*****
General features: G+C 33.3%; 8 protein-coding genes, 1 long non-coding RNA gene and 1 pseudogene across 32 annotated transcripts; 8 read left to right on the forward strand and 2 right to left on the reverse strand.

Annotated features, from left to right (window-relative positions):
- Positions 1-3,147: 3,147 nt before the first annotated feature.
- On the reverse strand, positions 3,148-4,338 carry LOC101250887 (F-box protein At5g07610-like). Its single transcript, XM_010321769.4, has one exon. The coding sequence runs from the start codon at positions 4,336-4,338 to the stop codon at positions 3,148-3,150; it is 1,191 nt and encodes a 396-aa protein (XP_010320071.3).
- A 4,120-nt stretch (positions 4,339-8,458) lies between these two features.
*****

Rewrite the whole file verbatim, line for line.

General features: G+C 33.3%; 8 protein-coding genes, 1 long non-coding RNA gene and 1 pseudogene across 32 annotated transcripts; 8 read left to right on the forward strand and 2 right to left on the reverse strand.

Annotated features, from left to right (window-relative positions):
- Positions 1-3,147: 3,147 nt before the first annotated feature.
- On the reverse strand, positions 3,148-4,338 carry LOC101250887 (F-box protein At5g07610-like). Its single transcript, XM_010321769.4, has one exon. The coding sequence runs from the start codon at positions 4,336-4,338 to the stop codon at positions 3,148-3,150; it is 1,191 nt and encodes a 396-aa protein (XP_010320071.3).
- A 4,120-nt stretch (positions 4,339-8,458) lies between these two features.